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How to Write a Follow up Email After an Interview

You nailed your interview and built great rapport with the hiring manager. You sent your thank you email within 24 hours to thank them and reiterate your interest. It felt like a job offer was right around the corner. 

And then… crickets.

Arg! It’s every job seeker’s nightmare, but unfortunately, not hearing back after an interview is all too common. Companies are notoriously slow to hire with the average hiring time frame being at least four weeks in most industries–and that’s on the fast end.

So, should you check back in to find out what’s up?

While you don’t want to pester a busy hiring manager, sending an appropriately timed follow-up note is a normal part of the process and can give you some much needed peace of mind about what’s going on. But that comes with a caveat: you have to do it the right way. 

Follow these tips for how to check in when you haven’t heard back after a job interview and use the sample emails below to craft a follow-up message of your own.

When and why you should follow up

Wait until the right time

While it can be tempting to check back in within a few days of your interview, the reality is that with most positions, they’re probably still conducting interviews and will have no news to share that quickly. You don’t want to risk coming off as aggressive or out of touch, so it’s important to get the timing right. 

If the hiring manager gave you a time frame when you could expect to hear back, wait until that deadline has passed before following up. If they didn’t give you a time frame, wait at least a week or until the job listing has closed. 

…Unless you got another offer

The exception to the timing rule above is if you received an offer from another company. If you intend to accept the offer, it’s a courtesy to inform the hiring manager as soon as possible so they can give their full consideration to other candidates. But if you’d rather work for this company, or you want to at least see where they stand before making a decision, letting them know you have an offer on the table might nudge them to move a little faster with their decision.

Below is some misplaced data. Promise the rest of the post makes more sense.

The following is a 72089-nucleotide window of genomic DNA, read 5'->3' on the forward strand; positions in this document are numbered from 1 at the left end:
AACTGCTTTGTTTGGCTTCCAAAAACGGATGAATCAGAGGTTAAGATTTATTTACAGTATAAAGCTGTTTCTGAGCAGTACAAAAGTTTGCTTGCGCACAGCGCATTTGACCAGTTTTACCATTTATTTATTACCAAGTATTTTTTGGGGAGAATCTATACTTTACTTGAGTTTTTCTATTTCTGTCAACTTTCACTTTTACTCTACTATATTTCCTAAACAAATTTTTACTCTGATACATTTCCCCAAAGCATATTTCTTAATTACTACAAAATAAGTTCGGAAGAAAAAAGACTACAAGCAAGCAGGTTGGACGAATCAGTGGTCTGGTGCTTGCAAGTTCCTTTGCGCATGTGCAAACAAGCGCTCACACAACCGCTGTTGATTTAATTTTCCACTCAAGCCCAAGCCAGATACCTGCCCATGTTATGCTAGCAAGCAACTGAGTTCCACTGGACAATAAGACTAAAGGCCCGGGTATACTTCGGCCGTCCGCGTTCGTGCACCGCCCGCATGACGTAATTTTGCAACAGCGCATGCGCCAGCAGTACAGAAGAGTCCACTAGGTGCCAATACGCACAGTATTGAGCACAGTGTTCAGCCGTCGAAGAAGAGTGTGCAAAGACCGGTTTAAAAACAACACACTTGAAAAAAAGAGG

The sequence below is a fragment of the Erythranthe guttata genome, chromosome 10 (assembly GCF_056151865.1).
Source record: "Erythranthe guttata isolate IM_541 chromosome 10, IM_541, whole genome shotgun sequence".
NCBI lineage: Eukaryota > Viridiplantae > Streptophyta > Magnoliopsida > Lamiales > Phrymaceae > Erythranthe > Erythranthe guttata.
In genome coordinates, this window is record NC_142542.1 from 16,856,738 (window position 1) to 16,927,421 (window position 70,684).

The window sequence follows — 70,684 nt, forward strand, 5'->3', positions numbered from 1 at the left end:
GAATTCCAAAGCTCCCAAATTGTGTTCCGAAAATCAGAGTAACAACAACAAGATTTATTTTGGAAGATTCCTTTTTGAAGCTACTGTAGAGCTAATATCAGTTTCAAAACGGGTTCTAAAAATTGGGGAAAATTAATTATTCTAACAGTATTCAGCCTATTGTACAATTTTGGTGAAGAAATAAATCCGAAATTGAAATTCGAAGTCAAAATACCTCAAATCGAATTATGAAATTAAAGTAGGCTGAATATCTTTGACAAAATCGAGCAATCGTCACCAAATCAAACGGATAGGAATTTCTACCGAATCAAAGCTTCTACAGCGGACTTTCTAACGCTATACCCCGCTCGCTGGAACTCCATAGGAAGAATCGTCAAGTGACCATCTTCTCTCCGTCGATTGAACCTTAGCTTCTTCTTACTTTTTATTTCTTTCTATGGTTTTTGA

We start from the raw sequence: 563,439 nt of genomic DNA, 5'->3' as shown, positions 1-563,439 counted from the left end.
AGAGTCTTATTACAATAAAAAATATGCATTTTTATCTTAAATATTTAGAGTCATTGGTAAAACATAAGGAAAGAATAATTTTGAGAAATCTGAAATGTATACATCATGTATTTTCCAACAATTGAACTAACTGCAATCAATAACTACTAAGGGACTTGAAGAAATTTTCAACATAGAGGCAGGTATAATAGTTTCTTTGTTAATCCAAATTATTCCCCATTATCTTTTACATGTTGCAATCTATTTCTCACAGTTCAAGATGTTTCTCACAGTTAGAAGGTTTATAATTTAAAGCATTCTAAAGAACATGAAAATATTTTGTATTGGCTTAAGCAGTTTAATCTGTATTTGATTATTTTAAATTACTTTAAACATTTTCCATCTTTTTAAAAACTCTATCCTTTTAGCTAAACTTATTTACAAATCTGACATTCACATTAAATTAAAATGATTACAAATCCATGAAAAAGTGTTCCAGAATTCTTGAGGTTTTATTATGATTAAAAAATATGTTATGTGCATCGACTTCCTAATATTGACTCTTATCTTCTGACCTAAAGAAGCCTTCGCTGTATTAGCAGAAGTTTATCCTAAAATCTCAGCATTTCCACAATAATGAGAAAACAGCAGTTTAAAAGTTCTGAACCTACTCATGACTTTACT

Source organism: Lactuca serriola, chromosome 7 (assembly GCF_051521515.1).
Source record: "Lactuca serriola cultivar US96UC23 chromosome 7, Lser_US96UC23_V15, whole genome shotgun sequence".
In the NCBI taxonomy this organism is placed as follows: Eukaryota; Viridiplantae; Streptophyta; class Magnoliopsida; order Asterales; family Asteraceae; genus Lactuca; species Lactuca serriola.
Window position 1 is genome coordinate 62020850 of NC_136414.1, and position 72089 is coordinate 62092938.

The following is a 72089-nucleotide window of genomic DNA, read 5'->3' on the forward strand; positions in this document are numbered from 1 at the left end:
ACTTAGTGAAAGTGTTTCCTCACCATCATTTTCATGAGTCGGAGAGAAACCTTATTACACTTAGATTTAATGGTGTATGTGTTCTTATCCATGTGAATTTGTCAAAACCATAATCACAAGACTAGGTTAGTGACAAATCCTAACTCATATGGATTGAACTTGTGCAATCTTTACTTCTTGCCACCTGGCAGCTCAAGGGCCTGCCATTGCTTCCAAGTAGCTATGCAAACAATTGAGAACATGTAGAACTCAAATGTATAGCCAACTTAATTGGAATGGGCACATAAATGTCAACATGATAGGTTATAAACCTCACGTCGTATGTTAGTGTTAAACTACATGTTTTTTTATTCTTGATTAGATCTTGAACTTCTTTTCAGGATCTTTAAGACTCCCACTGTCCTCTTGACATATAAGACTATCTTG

What to include:

The basics of your interview

In your follow-up note, reference the job title and the date of your interview. Your email subject line should be something straightforward like ‘Interview follow-up’ or ‘Checking in on [position name].’ Alternatively, if you have an existing email thread with the hiring manager or recruiter, send your follow-up as a response to the thread.

A brief message

Shorter is better. There’s no need to provide additional content other than your request for a status update.

A question

A question tends to elicit a response more effectively than a statement. Try including one in your message, like ‘are there any updates you can share regarding the position?’ or ‘do you know when you might make a decision?’

No response template – generic

Dear [HIRING MANAGER NAME],

I’m writing to follow up on the [JOB TITLE] position I interviewed for on [DATE]. Are there any updates you can share? 

I’m very interested in the position and eager to hear about the next steps. 

All best,

[YOUR NAME]

No response template – received another offer

[HIRING MANAGER NAME],

Thanks again for interviewing me for the [JOB TITLE] position on [DATE]. 

I know you’re probably still reviewing applications, but I wanted to let you know that I received a job offer yesterday. I haven’t responded yet as I wanted to speak with you first and see if you have any updates on your decision. If you’re still interested in my application, please let me know at your earliest convenience so we can discuss how to move forward. 

All best, 

[YOUR NAME]